School doesn’t teach students to think for themselves

Students go class to class, and in those classes they spend most of the hour memorizing bits and pieces of information for whatever test will soon be coming up. This isn’t the case with all classes; however, most are set up this way. If one is ambitious, classes don’t involve much more than a quick cram that morning or the night before.

Over the years, education seems to have declined. Classes used to be more thought-provoking, and AP used to actually mean Advanced Placement. Nowadays it doesn’t take much to pass high school. They say the real challenge is in college; however, the classes we’ve had so far really aren’t that difficult.

Education used be held at a higher standard. There was a time students didn’t have to worry about working outside of school because their parents actually supported them. Or maybe these students actually knew how to balance their time or had less to be balanced.

This decline has occurred because of the decline in thinking. Each generation is required to think less and less due to the increase of the availability Internet. Many educated and uneducated people post their opinions on this useful tool. However, many students in turn share the opinions of others nowadays rather than forming their own. Sadly, many students also don’t form their own opinions until college when they are away from their parental figures and cannot simply reiterate these adults’ thoughts.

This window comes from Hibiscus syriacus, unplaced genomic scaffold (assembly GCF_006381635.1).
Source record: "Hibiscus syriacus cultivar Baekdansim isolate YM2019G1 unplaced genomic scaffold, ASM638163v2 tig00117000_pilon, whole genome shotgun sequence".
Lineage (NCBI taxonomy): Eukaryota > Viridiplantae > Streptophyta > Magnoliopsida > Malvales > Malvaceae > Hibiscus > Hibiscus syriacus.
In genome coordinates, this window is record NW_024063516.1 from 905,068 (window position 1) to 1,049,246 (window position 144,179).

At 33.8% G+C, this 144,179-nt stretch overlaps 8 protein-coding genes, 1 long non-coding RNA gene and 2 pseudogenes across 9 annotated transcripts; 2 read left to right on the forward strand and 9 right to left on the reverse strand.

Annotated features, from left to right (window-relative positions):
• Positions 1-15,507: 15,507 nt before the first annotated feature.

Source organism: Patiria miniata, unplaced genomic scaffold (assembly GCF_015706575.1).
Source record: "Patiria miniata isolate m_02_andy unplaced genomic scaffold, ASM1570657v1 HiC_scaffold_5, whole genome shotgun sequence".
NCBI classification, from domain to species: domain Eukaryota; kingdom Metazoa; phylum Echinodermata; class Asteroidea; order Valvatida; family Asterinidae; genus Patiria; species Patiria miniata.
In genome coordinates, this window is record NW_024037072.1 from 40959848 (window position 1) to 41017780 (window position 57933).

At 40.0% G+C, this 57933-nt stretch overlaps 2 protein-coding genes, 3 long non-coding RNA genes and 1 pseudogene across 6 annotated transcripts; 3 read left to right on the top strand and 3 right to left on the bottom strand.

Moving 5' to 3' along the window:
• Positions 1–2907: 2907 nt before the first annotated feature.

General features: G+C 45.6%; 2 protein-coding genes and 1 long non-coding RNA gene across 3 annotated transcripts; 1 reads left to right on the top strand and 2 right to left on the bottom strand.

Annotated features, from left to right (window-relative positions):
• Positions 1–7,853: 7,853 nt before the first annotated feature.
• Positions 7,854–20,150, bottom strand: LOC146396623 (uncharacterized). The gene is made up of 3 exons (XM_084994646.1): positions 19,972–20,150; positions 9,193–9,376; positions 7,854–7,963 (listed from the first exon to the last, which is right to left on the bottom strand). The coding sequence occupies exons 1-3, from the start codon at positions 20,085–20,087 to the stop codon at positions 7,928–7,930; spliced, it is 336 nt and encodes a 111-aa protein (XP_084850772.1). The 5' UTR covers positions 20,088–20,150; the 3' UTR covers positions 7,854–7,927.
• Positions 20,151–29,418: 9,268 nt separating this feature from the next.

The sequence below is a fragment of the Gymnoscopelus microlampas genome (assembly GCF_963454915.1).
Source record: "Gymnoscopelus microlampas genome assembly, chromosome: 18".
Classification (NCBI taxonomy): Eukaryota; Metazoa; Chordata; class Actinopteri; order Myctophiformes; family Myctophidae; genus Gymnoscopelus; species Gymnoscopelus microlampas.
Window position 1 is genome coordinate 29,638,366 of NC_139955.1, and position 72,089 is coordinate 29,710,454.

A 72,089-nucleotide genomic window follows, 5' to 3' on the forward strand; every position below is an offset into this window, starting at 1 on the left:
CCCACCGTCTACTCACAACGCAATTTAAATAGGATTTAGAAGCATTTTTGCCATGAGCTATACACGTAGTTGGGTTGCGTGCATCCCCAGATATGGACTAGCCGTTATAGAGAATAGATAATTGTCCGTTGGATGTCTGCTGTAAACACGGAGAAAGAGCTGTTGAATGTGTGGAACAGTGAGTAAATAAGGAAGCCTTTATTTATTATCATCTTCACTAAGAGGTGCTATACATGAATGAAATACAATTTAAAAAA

The idea of having in-depth conversations scares many people. Most students can only handle small talk, and even that can be a stretch for some. The school system has shown an obvious decline in class discussions.

There are a select few classes that encourage discussions, even if they are about odd or controversial topics. At least the students are thinking. They are using their brains and speaking their own thoughts. We congratulate these teachers. However, most teachers simply repeat information from their handy dandy textbooks.

Students don’t really learn that way. All they’re learning in class is how to repeat the “right answers,” but the real world doesn’t have these clear-cut “right answers.” Everyone has to learn to think for themselves.

Sadly, most students don’t realize many things until college. Some students have experiences where they learn about the “real world.” However, what I want to know is why high school isn’t preparing us for the challenges we’re going to have to face? Why aren’t we discussing “hot topics” like mature people? This would mean that we respect others’ opinions and don’t lash out because the other is “wrong.”

John Adams and John Dickinson are prime examples of this (by the way, those were two people in the original Congress). Adams and Dickinson were on the opposite ends of the spectrum of whether America should declare independence from England. However, they respected each other’s ideas of a perfect America. Even when Dickinson didn’t sign the Declaration of Independence, Adams was the first to show him respect.

We know all the teachers in the school won’t suddenly start having discussions every day. We understand there are standards that have to be met in each class. However, we believe some of those standards can be met through discussion. Even if one teacher took a few minutes to allow the class to have an actual, in-depth discussion, it would be progress.